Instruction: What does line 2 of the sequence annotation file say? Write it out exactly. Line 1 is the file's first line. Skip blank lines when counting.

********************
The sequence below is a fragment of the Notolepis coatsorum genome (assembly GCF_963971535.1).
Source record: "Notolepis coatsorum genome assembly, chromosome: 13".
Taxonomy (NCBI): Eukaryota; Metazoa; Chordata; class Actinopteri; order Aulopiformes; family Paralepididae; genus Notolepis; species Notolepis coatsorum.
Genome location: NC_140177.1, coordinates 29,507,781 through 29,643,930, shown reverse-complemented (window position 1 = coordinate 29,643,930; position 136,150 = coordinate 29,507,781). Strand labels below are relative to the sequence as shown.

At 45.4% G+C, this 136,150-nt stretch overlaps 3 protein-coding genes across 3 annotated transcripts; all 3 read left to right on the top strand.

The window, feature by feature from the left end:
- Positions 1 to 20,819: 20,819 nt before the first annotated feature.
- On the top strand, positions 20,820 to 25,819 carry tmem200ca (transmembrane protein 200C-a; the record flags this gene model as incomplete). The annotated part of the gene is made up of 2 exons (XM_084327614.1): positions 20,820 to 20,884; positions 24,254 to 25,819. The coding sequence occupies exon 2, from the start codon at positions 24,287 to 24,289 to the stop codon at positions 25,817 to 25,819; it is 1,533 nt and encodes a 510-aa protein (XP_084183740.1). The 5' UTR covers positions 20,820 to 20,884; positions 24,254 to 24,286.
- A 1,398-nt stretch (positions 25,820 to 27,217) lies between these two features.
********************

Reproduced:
Source record: "Notolepis coatsorum genome assembly, chromosome: 13".